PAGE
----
It appears, however, that the plant's real fame came from Samuel Thomson (1769-1843), who at the age of four discovered its primary use, that of an emetic. This little story made me laugh... One day little Samuel stumbled across the beautiful plant and admired it, but his curiosity got the best of him, and he decided to pick it and have a taste. After chewing a few of the pods he promptly threw up. That alone is not funny...but what he did afterwards made me chuckle. From then on, he'd talk his friends into eating a pod or two just to watch them vomit (I can just see a little boy doing that)! Thomson went on to become a gifted healer, pushing aside the accepted methods of blood-letting and the application of mercury and other metals, and replacing them with the benefits of lobelia (source, King, here). Thomson also used the spice cayenne with lobelia, holding that cayenne stimulated the circulation and lobelia mildly sedated and relaxed the body (source, "Lobelia - Native American Wonder Herb," here).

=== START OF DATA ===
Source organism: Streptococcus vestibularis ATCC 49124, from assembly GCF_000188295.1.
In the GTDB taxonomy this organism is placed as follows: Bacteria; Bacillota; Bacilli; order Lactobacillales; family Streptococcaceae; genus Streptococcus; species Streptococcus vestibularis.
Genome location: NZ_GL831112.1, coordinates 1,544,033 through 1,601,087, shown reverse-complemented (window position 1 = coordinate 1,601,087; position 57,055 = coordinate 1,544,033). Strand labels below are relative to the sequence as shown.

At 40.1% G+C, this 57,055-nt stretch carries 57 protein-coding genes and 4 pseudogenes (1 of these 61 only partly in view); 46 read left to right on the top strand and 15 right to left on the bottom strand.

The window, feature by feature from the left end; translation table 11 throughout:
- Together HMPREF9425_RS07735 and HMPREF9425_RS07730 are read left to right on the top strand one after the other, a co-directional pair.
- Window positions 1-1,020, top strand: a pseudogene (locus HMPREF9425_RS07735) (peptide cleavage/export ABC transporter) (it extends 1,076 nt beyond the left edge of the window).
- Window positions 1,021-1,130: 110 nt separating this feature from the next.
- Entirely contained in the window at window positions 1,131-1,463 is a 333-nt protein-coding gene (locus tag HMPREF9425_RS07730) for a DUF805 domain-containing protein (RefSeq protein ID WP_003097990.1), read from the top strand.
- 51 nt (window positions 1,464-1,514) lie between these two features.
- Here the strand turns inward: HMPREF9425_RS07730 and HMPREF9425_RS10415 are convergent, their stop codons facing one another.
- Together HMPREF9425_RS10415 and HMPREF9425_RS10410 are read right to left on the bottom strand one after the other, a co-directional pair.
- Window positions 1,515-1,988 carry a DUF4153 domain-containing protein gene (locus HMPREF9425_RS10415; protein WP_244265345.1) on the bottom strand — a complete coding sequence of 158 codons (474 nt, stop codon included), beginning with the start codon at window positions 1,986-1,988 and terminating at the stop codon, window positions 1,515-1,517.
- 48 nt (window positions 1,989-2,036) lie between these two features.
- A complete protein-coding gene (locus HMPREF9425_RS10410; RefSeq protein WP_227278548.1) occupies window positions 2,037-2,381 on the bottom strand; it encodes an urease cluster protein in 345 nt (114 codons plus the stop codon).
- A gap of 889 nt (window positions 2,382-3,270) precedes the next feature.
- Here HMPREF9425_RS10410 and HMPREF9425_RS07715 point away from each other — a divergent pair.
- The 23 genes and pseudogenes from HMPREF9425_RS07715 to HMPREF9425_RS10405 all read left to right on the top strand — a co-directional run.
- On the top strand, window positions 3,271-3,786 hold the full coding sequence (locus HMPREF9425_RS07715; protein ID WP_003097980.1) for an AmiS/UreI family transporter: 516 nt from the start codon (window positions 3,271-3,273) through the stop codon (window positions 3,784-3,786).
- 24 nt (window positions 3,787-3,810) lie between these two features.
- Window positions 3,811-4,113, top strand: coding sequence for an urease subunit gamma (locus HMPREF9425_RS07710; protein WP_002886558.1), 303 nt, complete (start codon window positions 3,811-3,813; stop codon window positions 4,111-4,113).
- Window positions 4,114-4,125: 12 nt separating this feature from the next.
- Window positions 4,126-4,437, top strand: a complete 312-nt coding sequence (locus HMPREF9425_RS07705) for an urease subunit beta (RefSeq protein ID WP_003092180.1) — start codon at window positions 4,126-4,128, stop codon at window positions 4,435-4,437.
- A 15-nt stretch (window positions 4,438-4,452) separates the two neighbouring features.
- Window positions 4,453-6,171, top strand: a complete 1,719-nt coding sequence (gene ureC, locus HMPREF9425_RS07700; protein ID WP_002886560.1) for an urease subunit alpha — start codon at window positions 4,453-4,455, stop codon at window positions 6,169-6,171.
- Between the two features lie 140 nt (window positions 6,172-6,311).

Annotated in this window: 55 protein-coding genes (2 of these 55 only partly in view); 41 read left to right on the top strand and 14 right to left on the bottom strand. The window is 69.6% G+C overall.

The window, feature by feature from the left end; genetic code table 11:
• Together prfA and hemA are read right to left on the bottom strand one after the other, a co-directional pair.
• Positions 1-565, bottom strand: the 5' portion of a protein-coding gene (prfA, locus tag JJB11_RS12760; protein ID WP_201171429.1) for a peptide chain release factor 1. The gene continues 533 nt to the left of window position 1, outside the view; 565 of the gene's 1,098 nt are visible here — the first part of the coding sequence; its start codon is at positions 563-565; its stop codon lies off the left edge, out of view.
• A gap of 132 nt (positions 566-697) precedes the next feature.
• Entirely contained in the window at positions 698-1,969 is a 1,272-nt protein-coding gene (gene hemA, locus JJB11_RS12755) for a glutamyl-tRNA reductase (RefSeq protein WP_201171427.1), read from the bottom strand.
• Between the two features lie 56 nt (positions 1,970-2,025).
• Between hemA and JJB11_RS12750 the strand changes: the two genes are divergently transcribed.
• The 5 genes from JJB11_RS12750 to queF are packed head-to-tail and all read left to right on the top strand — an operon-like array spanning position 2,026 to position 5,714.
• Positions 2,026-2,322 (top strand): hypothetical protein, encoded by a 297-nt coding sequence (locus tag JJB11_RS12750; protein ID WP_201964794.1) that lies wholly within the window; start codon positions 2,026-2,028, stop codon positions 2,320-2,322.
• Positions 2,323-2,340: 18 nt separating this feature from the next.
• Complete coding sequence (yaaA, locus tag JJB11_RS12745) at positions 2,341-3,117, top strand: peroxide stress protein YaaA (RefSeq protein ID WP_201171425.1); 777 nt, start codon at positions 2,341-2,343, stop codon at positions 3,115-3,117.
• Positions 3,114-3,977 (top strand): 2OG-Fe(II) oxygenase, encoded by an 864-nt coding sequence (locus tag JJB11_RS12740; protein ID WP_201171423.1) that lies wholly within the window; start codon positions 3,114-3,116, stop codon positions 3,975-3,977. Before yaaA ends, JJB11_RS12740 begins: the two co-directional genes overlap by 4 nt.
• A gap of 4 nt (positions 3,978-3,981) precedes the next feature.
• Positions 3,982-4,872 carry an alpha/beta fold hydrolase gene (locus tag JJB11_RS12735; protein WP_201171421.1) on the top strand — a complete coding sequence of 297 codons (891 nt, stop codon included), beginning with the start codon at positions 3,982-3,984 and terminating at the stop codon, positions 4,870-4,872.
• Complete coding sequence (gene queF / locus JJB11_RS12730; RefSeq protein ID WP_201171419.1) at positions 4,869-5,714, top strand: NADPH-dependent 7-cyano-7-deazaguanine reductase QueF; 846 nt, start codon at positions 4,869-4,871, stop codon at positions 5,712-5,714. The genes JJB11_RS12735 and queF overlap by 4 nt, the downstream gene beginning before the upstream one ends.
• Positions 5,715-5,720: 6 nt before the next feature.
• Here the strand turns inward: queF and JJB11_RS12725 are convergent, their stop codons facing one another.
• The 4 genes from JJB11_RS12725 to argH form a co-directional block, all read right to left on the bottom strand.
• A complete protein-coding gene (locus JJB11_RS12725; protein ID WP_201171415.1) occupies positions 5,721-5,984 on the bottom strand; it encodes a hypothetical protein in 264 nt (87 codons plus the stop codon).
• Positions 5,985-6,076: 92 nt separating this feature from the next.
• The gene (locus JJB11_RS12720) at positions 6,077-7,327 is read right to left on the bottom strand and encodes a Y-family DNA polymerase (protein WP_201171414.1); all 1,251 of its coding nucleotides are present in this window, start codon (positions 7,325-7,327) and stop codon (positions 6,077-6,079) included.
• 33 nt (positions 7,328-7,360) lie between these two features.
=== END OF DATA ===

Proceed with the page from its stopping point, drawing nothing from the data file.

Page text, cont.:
Through the years lobelia was used as a cure-all herb and a catalyst herb working in conjunction with other herbs. It proved effective as an expectorant and an antispasmodic and was used to help people suffering from asthma. It's common names reflected its uses and included emetic weed, emetic herb, puke weed, vomit weed, vomit wort, gag root, eye-bright, asthma weed, wild tobacco (it has a nicotine-like alkaloid, lobeline), and Indian tobacco. It also had the common name of bladder pod, named after the shape of the seed pods (King).

Tuesday, September 20, 2011

The grasshopper with the beautiful red legs...

Late Sunday afternoon after getting home from the bird symposium, I headed over to the Little Miami River to decompress and look for a few migrating warblers. Almost immediately an American Redstart and a female Chestnut-sided Warbler flew into view, and a Yellow-billed Cuckoo sang his knocking song the entire time I was there. Lots of other birds made an appearance too, including all the usual suspects, but this little grasshopper is what really caught my attention, so I hunkered down to watch and photograph it...